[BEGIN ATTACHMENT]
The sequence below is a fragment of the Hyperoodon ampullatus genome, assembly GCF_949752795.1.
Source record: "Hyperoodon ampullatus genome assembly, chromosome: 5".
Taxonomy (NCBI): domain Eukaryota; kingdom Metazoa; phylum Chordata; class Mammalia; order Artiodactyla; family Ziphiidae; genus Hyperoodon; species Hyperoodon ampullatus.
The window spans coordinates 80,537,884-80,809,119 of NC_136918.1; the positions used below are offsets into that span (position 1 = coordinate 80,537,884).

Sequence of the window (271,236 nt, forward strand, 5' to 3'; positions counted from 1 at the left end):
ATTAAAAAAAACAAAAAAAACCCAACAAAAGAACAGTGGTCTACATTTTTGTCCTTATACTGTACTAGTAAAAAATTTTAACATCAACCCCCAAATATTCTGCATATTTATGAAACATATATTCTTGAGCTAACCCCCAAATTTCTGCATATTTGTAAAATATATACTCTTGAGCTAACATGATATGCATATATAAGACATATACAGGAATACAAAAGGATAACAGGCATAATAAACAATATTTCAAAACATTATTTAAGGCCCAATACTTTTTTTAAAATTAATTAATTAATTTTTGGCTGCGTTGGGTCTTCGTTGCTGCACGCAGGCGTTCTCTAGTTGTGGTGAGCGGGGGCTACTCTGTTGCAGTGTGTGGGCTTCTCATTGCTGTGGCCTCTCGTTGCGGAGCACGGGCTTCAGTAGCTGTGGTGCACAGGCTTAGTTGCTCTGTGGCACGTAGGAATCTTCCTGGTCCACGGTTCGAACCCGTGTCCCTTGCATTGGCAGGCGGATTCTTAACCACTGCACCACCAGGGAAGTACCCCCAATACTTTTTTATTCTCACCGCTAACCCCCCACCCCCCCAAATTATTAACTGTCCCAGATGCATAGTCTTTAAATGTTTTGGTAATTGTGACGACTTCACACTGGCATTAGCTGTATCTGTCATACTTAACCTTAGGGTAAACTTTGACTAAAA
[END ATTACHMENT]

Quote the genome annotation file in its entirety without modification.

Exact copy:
The sequence below is a fragment of the Hyperoodon ampullatus genome, assembly GCF_949752795.1.
Source record: "Hyperoodon ampullatus genome assembly, chromosome: 5".
Taxonomy (NCBI): domain Eukaryota; kingdom Metazoa; phylum Chordata; class Mammalia; order Artiodactyla; family Ziphiidae; genus Hyperoodon; species Hyperoodon ampullatus.
The window spans coordinates 80,537,884-80,809,119 of NC_136918.1; the positions used below are offsets into that span (position 1 = coordinate 80,537,884).

Sequence of the window (271,236 nt, forward strand, 5' to 3'; positions counted from 1 at the left end):
ATTAAAAAAAACAAAAAAAACCCAACAAAAGAACAGTGGTCTACATTTTTGTCCTTATACTGTACTAGTAAAAAATTTTAACATCAACCCCCAAATATTCTGCATATTTATGAAACATATATTCTTGAGCTAACCCCCAAATTTCTGCATATTTGTAAAATATATACTCTTGAGCTAACATGATATGCATATATAAGACATATACAGGAATACAAAAGGATAACAGGCATAATAAACAATATTTCAAAACATTATTTAAGGCCCAATACTTTTTTTAAAATTAATTAATTAATTTTTGGCTGCGTTGGGTCTTCGTTGCTGCACGCAGGCGTTCTCTAGTTGTGGTGAGCGGGGGCTACTCTGTTGCAGTGTGTGGGCTTCTCATTGCTGTGGCCTCTCGTTGCGGAGCACGGGCTTCAGTAGCTGTGGTGCACAGGCTTAGTTGCTCTGTGGCACGTAGGAATCTTCCTGGTCCACGGTTCGAACCCGTGTCCCTTGCATTGGCAGGCGGATTCTTAACCACTGCACCACCAGGGAAGTACCCCCAATACTTTTTTATTCTCACCGCTAACCCCCCACCCCCCCAAATTATTAACTGTCCCAGATGCATAGTCTTTAAATGTTTTGGTAATTGTGACGACTTCACACTGGCATTAGCTGTATCTGTCATACTTAACCTTAGGGTAAACTTTGACTAAAA